If you’re looking for a podcast that clues you in to the stories of underappreciated entertainers, you could hardly do better than “Something Cool.” Launching on the paid podcast app Howl Premium Monday, the show focuses on underappreciated figures in popular culture, particularly in the fields of music and comedy. It’s the brainchild of Sarah Thyre, the actress, author and co-host of the podcast “Crybabies,” and Rachel Lichtman, a filmmaker and the pop-culture historian behind “The Guys Who Wrote ’Em,” a documentary about Sidney Boyce and Bobby Hart, the songwriting duo who penned all of the Monkees’ hits.
“We decided early on, this is going to have a dual purpose,” Lichtman said of the new podcast. “It’s going to be accessible to the layman, but it’s also going to be deep enough for the people who know them.”
The pilot, focusing on the country singer Bobbie Gentry, moves briskly through her career, with four songwriters -- Roseanne Cash, Susanna Hoffs, Evie Sands and Jill Sobule -- all leaning in to offer insights into Gentry’s craft and the chauvinistic industry in which she worked. Along the way, Lichtman and Thyre mix in a rich range of audio, including music from an old reel-to-reel tape Gentry made at home as a child, archival performances of her appearances on television and snippets of her biggest, most enduring songs.
“Our main goal is that you listen to one of these episodes, then you run out and buy and listen to everything one of these people did,” Lichtman said.
Their second, unstated goal is to attract listeners to a paid podcast-subscription service, a relatively untested model employed by only a handful of companies. Howl’s parent firm, the podcast-advertising network Midroll, has a healthy source of income already -- it handles the advertising partnerships for a number of top podcasters, including Marc Maron and Bill Simmons -- but the success of “Something Cool” could serve as a measuring stick for just how valuable a great podcast is to listeners.
A Shared Sensibility
Thyre and Lichtman first met at a party in New York 25 years ago, when they were both beginning to make their ways in the entertainment industry. But their current working relationship started in a more modern setting -- on Twitter -- where the two gradually realized they were interested in the same kinds of things.
“We both had a similar sensibility,” Lichtman said. “I would make some dumb, obscure reference, and Sarah would be one of the only people to respond.”
Their sensibilities were so aligned, Lichtman and Thyre decided they should make something together. Before long, they settled on an audio documentary about Gentry, who’d become both a songwriting legend and a pioneering businesswoman before she retreated from public life in the 1980s. “We wanted to do a public service,” Thyre said.
It’s clear the show’s guests wanted to do the same. While Thyre and Lichtman said they had to go through a lot of contacts to get to people such as Terry Gilliam and Alice Cooper, they found people itching to talk about the subjects “Something Cool” covers. “Terry Gilliam has a lot to say about [“Monty Python” actress and comedian] Carol Cleveland,” Thyre said. “He wants to promote her; Neil Innes wants to promote her. They want to give credit where credit is due.”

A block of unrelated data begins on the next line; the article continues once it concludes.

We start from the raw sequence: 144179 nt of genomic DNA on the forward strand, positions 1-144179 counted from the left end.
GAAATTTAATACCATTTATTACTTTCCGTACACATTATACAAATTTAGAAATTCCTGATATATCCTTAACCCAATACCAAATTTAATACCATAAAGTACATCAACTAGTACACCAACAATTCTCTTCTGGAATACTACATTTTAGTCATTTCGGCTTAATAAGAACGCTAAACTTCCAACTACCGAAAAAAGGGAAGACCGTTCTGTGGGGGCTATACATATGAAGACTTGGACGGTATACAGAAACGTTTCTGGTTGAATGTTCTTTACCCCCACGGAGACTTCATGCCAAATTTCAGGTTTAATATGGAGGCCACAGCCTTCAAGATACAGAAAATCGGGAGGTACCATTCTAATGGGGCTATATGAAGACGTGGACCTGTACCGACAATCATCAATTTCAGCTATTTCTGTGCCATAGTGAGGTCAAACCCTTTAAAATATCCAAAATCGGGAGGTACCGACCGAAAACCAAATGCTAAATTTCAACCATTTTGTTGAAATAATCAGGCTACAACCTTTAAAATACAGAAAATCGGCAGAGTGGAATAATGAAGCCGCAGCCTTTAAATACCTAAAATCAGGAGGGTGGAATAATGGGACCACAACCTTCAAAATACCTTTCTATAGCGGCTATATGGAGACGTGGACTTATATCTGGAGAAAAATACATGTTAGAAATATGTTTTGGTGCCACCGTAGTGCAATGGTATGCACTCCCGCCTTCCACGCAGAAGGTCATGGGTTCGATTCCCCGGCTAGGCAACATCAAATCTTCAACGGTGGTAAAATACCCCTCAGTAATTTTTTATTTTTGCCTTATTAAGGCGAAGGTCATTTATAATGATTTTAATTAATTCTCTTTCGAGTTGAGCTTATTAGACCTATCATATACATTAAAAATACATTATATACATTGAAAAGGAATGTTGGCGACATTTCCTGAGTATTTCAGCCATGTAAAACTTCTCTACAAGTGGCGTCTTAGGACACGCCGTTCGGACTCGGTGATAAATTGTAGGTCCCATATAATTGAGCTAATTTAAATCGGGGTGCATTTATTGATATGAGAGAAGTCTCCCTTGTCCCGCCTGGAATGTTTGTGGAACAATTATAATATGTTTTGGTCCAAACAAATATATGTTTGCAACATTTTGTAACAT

A Shared Purpose
While the first three episodes of “Something Cool” are about women, its creators stress it is not an expressly feminist show. There’s nothing written down anywhere that says the show will focus only on women, but as Lichtman and Thyre began drawing up lists of possible subjects, a pattern quickly emerged.
“It wasn’t a conscious thing,” Thyre said. “It just came to be that way organically, because guess what? Women and minorities are underappreciated, and tend not to get credit for their own work.”
Thanks to the decades of chauvinism, sexism and racism that permeated the entertainment industry, Thyre and Lichtman soon developed a long list of female musicians, comedians, actresses and writers whose stories they wanted to share. But as they looked that list over, finding women who were well past retirement age, they realized that for some stories, they’d have to act fast. “We thought about calling the show, ‘Gonna Die Soon,’” Lichtman said, joking.
That added a measure of urgency to the show’s mission. “You want to get this stuff down. You want to preserve it,” Lichtman said. “You want to give them the appreciation they’re due.”
Lichtman and Thyre understand that, on some level, the success of “Something Cool” will be defined by its ability to lure people into signing up for a service that costs $4.99 per month. “Howl is a subscription service,” Thyre said. “We have to bring people to the service.”
They will have some ability to track how well they do. Midroll has given their show a referral code -- COOL -- that people can use to sign up for a free month, and it will not be the only metric used to determine their success. Midroll’s chief content officer, Chris Bannon, said in an email to International Business Times that he and his colleagues look at “a broad range of qualitative and quantitative data” when deciding whether to renew shows.
Regardless of how the show does, Thyre and Lichtman feel like they have hit upon something promising. And while they have not yet firmed up their plans for who they will profile in subsequent seasons, they think they’re not hurting for options. According to Thyre, “We were making this list when we realized, ‘Oh my God, this could go on forever.’”